Kudos-- you’ve come up with something completely unlike anything I’ve ever seen before! I’m going to work the word Backoblaten into every conversation possible tomorrow. :-)

14. by rtysons on Dec 15, 2008 at 5:07 PM PST

these sound very interesting. kind of like making cookies on the Polish Chrismas wafers we get from the in-laws every year...

15. by damons on Dec 15, 2008 at 5:08 PM PST

These will keep for two weeks? I can’t imagine that they would in our house!

16. by hotmama on Dec 15, 2008 at 5:14 PM PST

The hills are alive...with the smell of fresh baked cookies! I will try this recipe if I can find the wafer. Sounds interesting!

17. by lisalmg25 on Dec 15, 2008 at 5:58 PM PST

These sound delicious and would make a very special Christmas cookie.

18. by dgregory1022 on Dec 15, 2008 at 6:22 PM PST

sounds good - would you advise toasting the nuts in advance

19. by miriama59 on Dec 15, 2008 at 7:20 PM PST

I have never seen a cookie like this before....just what a person can make to step things up a bit.

20. by Jane K on Dec 15, 2008 at 7:38 PM PST

Can a person make the cookies without waffers? Might try it sometime.

21. by weth on Dec 15, 2008 at 8:38 PM PST

These look tasty, but don’t look like they’d ship well, as they’d be too brittle.

22. by bettycd on Dec 15, 2008 at 8:51 PM PST

not sure about the communion wafer part, but the cookie itself sounds tasty.

23. by intime on Dec 16, 2008 at 2:56 AM PST

looks good

24. by Darlene936 on Dec 16, 2008 at 3:37 AM PST

If they are crunchy, I’ll love them.

25. by ptreskovich on Dec 16, 2008 at 5:32 AM PST

These sound like a differnt type of cookie to try.

26. by That's nuts! on Dec 16, 2008 at 7:18 AM PST

I like a cookie that uses nuts instead of butter or the dreaded shortening for a fat. These look like they would be the perfect new cookie to try.

27. by pscheel on Dec 16, 2008 at 7:48 AM PST

How interesting. Thanks for the unusual recipe!

28. by nlaugust on Dec 16, 2008 at 8:26 AM PST

this looks really tasty. Is there really no buter or oil in this cookie? That’s too good to be true, especially this time of year!

29. by laikarose on Dec 16, 2008 at 8:31 AM PST

I love this spice combo. It reminds me of the Scandinavian flavor palate. It’s intriguing to me how each country has it’s own signature Christmas cookie.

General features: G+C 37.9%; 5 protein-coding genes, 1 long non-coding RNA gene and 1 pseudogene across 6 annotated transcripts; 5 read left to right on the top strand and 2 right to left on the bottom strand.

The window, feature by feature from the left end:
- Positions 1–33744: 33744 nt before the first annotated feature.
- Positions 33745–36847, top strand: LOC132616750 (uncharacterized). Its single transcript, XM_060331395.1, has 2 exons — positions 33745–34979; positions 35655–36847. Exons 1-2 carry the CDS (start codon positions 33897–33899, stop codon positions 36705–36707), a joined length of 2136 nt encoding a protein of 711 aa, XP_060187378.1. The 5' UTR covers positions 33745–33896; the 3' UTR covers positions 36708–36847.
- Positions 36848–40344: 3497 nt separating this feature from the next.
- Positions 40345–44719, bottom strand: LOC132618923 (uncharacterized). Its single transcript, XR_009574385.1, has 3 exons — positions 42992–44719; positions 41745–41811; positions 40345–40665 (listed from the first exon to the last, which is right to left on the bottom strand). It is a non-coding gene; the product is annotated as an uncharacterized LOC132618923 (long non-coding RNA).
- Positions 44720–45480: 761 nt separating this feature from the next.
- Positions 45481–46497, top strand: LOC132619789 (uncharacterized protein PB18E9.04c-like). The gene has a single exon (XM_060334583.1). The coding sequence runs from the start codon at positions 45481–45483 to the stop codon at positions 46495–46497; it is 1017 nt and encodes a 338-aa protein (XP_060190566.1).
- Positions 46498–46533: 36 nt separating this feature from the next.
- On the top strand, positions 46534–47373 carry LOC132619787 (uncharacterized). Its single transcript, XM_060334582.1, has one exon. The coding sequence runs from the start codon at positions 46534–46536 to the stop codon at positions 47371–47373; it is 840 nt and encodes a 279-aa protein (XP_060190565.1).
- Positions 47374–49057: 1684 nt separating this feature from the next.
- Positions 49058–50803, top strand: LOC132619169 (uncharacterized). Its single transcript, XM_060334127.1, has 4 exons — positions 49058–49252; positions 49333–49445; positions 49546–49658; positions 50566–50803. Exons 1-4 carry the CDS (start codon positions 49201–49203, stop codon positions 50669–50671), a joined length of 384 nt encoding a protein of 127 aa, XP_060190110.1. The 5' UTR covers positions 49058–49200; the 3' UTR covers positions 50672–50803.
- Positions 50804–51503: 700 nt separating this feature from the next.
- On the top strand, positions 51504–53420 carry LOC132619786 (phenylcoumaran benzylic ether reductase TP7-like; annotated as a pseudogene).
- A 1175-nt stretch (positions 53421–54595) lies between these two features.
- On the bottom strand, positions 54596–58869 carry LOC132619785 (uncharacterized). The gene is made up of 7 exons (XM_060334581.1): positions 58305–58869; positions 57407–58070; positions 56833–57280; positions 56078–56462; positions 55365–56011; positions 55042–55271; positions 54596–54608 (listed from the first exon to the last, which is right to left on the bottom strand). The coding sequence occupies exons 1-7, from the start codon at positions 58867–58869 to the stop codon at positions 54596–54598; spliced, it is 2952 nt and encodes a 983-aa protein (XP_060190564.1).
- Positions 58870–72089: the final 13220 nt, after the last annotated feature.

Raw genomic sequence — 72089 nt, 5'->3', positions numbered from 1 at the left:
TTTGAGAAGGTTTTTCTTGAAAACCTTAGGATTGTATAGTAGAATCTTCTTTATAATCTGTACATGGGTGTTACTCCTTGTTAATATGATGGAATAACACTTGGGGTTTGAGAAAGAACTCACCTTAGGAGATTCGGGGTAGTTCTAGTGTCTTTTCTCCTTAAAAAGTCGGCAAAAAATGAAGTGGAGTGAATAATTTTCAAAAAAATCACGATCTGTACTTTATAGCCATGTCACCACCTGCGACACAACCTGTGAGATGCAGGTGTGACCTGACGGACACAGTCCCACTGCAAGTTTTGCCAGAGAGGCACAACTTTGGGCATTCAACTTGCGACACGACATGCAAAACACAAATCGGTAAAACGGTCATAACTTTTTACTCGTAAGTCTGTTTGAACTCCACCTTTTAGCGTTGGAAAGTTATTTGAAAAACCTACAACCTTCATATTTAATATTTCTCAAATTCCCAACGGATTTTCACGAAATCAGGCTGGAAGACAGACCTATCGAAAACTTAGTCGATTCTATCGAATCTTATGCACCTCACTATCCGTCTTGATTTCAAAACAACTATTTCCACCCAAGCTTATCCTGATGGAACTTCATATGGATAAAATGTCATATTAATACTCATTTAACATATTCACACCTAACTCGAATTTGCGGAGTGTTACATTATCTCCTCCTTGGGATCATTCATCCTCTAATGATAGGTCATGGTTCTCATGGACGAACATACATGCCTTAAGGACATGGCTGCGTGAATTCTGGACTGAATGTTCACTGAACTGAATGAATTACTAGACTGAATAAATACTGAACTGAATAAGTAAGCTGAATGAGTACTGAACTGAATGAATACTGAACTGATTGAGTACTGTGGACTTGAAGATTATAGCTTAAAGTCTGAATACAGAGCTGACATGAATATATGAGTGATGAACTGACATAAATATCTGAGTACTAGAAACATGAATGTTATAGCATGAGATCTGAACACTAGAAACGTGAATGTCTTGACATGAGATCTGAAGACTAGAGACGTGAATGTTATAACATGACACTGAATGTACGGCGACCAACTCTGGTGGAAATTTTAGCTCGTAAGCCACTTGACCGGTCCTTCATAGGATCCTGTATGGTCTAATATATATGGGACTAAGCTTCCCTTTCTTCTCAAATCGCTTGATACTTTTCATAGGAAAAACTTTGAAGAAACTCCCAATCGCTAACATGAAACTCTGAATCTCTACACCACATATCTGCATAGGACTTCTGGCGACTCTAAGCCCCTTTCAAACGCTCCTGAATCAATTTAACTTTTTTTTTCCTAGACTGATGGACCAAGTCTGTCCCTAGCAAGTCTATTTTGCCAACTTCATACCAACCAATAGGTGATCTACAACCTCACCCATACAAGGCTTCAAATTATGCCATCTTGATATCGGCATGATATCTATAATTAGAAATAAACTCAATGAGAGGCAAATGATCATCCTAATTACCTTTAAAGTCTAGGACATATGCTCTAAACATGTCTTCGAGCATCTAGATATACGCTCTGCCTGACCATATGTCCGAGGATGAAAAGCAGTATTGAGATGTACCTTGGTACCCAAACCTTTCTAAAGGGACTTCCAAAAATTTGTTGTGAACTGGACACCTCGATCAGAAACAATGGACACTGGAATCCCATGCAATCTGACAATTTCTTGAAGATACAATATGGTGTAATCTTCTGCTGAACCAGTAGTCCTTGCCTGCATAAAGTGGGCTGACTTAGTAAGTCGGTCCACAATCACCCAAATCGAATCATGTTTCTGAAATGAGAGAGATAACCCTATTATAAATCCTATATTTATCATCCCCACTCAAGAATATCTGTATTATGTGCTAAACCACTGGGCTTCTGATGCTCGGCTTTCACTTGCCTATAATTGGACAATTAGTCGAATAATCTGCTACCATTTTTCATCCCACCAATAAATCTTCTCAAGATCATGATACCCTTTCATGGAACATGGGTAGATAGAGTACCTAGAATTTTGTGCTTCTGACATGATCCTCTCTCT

30. by Caroline Cummins on Dec 16, 2008 at 8:51 AM PST

dgregory1022: Yes, you can toast the nuts before mixing them in if you like. And Jane K, you can probably make the cookies without the wafers, although since there’s no fat in the cookies, you’ll definitely need to use a silicone baking mat or parchment paper at the very least, and even then the cookies might stick. Finally, weth, the cookies themselves aren’t particularly brittle, but the wafers are; the edges of the wafers will likely break off in shipping.

31. by Betty C on Dec 16, 2008 at 10:38 AM PST

This looks like something I would love to try. I really need to add some new items to my traditional cookie platter. Crunchy is good.

Add a comment
Rating

Think before you type

Culinate welcomes comments that are on-topic, clean, and courteous. For the benefit of the community we reserve the right to delete comments that contain advertising, personal attacks, profanity, or which are thinly disguised attempts to promote another website.

Please enter your comment

Format: Bare URLs are automatically linked; use this style: [http://www.example.com "place text to be linked here"] for prettier links. You may specify *bold* or _italic_ text. No HTML please.

Please identify yourself

Not a member? Sign up!

Please prove that you’re not a computer


Advertisement
Culinate 8

Kale in the raw

Eight versions of kale salad

Eight ways to spin everyone’s favorite salad.

Subscribe
Graze: Bites from the Site
First Person

The secret sharer

A father’s legacy

The Culinate Interview

Mollie Katzen

The vegetarian-cooking pioneer

Reviews

Down South

Barbecue, tamales, cocktails, and more

Local Flavors

A winter romesco sauce

Good on everything

Editor’s Choice